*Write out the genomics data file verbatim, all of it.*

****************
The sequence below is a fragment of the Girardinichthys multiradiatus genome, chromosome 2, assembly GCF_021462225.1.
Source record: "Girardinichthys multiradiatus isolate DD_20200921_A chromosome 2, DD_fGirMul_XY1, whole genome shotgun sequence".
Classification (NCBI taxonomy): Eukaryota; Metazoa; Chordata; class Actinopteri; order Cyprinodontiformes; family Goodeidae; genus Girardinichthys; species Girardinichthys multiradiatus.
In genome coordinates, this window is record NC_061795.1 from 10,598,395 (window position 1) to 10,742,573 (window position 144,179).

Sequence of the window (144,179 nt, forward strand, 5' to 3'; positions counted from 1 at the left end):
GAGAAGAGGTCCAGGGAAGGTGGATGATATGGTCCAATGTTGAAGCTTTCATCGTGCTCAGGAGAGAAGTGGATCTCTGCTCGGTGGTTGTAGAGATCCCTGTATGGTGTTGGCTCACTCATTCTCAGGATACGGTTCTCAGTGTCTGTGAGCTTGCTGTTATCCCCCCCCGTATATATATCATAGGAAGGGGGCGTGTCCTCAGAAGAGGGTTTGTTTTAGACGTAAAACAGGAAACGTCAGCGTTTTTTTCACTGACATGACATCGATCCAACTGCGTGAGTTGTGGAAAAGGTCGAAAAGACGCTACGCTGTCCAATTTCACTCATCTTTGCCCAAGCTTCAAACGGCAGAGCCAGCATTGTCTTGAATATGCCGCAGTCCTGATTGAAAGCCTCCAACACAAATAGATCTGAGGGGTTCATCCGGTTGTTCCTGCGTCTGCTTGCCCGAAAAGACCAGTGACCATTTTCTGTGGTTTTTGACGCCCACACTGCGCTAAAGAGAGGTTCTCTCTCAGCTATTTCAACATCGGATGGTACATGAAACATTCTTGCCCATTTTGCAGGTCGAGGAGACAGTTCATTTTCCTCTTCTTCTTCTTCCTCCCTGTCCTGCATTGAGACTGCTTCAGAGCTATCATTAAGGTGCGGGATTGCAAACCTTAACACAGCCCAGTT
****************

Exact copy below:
The sequence below is a fragment of the Girardinichthys multiradiatus genome, chromosome 2, assembly GCF_021462225.1.
Source record: "Girardinichthys multiradiatus isolate DD_20200921_A chromosome 2, DD_fGirMul_XY1, whole genome shotgun sequence".
Classification (NCBI taxonomy): Eukaryota; Metazoa; Chordata; class Actinopteri; order Cyprinodontiformes; family Goodeidae; genus Girardinichthys; species Girardinichthys multiradiatus.
In genome coordinates, this window is record NC_061795.1 from 10,598,395 (window position 1) to 10,742,573 (window position 144,179).

Sequence of the window (144,179 nt, forward strand, 5' to 3'; positions counted from 1 at the left end):
GAGAAGAGGTCCAGGGAAGGTGGATGATATGGTCCAATGTTGAAGCTTTCATCGTGCTCAGGAGAGAAGTGGATCTCTGCTCGGTGGTTGTAGAGATCCCTGTATGGTGTTGGCTCACTCATTCTCAGGATACGGTTCTCAGTGTCTGTGAGCTTGCTGTTATCCCCCCCCGTATATATATCATAGGAAGGGGGCGTGTCCTCAGAAGAGGGTTTGTTTTAGACGTAAAACAGGAAACGTCAGCGTTTTTTTCACTGACATGACATCGATCCAACTGCGTGAGTTGTGGAAAAGGTCGAAAAGACGCTACGCTGTCCAATTTCACTCATCTTTGCCCAAGCTTCAAACGGCAGAGCCAGCATTGTCTTGAATATGCCGCAGTCCTGATTGAAAGCCTCCAACACAAATAGATCTGAGGGGTTCATCCGGTTGTTCCTGCGTCTGCTTGCCCGAAAAGACCAGTGACCATTTTCTGTGGTTTTTGACGCCCACACTGCGCTAAAGAGAGGTTCTCTCTCAGCTATTTCAACATCGGATGGTACATGAAACATTCTTGCCCATTTTGCAGGTCGAGGAGACAGTTCATTTTCCTCTTCTTCTTCTTCCTCCCTGTCCTGCATTGAGACTGCTTCAGAGCTATCATTAAGGTGCGGGATTGCAAACCTTAACACAGCCCAGTT